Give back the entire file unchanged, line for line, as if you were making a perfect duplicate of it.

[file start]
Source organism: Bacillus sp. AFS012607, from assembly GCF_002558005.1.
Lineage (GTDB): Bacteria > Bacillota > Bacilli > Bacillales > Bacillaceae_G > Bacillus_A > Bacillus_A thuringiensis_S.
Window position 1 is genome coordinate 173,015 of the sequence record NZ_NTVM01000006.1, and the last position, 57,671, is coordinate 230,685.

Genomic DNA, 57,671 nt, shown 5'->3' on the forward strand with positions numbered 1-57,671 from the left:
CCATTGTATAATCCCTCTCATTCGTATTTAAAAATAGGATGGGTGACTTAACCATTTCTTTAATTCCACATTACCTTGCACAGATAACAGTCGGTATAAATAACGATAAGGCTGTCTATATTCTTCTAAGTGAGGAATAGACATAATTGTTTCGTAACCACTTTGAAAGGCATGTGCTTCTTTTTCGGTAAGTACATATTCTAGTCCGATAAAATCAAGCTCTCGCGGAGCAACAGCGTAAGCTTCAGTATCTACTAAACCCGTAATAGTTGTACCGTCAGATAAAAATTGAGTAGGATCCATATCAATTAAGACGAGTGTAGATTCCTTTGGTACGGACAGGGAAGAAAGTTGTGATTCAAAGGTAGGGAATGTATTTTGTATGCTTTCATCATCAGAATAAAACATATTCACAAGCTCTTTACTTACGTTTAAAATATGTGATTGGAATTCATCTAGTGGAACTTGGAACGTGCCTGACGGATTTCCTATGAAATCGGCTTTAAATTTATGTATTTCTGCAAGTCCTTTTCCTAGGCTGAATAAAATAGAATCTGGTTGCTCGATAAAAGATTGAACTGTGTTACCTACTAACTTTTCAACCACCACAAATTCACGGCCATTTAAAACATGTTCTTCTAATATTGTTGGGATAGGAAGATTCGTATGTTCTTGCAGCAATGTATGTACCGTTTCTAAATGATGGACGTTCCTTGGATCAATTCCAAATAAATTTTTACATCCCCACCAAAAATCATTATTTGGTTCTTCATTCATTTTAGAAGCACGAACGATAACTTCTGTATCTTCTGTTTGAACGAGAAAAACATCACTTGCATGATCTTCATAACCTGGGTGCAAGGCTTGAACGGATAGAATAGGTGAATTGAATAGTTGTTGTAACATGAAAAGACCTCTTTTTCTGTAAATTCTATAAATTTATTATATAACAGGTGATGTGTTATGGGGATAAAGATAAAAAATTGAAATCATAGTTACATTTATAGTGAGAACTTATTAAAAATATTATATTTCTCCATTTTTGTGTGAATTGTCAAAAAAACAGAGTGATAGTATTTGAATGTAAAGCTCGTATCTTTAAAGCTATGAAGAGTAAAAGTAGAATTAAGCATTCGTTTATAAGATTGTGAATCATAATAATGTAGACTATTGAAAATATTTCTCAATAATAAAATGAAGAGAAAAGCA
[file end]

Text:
Source organism: Bacillus sp. AFS012607, from assembly GCF_002558005.1.
Lineage (GTDB): Bacteria > Bacillota > Bacilli > Bacillales > Bacillaceae_G > Bacillus_A > Bacillus_A thuringiensis_S.
Window position 1 is genome coordinate 173,015 of the sequence record NZ_NTVM01000006.1, and the last position, 57,671, is coordinate 230,685.

Genomic DNA, 57,671 nt, shown 5'->3' on the forward strand with positions numbered 1-57,671 from the left:
CCATTGTATAATCCCTCTCATTCGTATTTAAAAATAGGATGGGTGACTTAACCATTTCTTTAATTCCACATTACCTTGCACAGATAACAGTCGGTATAAATAACGATAAGGCTGTCTATATTCTTCTAAGTGAGGAATAGACATAATTGTTTCGTAACCACTTTGAAAGGCATGTGCTTCTTTTTCGGTAAGTACATATTCTAGTCCGATAAAATCAAGCTCTCGCGGAGCAACAGCGTAAGCTTCAGTATCTACTAAACCCGTAATAGTTGTACCGTCAGATAAAAATTGAGTAGGATCCATATCAATTAAGACGAGTGTAGATTCCTTTGGTACGGACAGGGAAGAAAGTTGTGATTCAAAGGTAGGGAATGTATTTTGTATGCTTTCATCATCAGAATAAAACATATTCACAAGCTCTTTACTTACGTTTAAAATATGTGATTGGAATTCATCTAGTGGAACTTGGAACGTGCCTGACGGATTTCCTATGAAATCGGCTTTAAATTTATGTATTTCTGCAAGTCCTTTTCCTAGGCTGAATAAAATAGAATCTGGTTGCTCGATAAAAGATTGAACTGTGTTACCTACTAACTTTTCAACCACCACAAATTCACGGCCATTTAAAACATGTTCTTCTAATATTGTTGGGATAGGAAGATTCGTATGTTCTTGCAGCAATGTATGTACCGTTTCTAAATGATGGACGTTCCTTGGATCAATTCCAAATAAATTTTTACATCCCCACCAAAAATCATTATTTGGTTCTTCATTCATTTTAGAAGCACGAACGATAACTTCTGTATCTTCTGTTTGAACGAGAAAAACATCACTTGCATGATCTTCATAACCTGGGTGCAAGGCTTGAACGGATAGAATAGGTGAATTGAATAGTTGTTGTAACATGAAAAGACCTCTTTTTCTGTAAATTCTATAAATTTATTATATAACAGGTGATGTGTTATGGGGATAAAGATAAAAAATTGAAATCATAGTTACATTTATAGTGAGAACTTATTAAAAATATTATATTTCTCCATTTTTGTGTGAATTGTCAAAAAAACAGAGTGATAGTATTTGAATGTAAAGCTCGTATCTTTAAAGCTATGAAGAGTAAAAGTAGAATTAAGCATTCGTTTATAAGATTGTGAATCATAATAATGTAGACTATTGAAAATATTTCTCAATAATAAAATGAAGAGAAAAGCA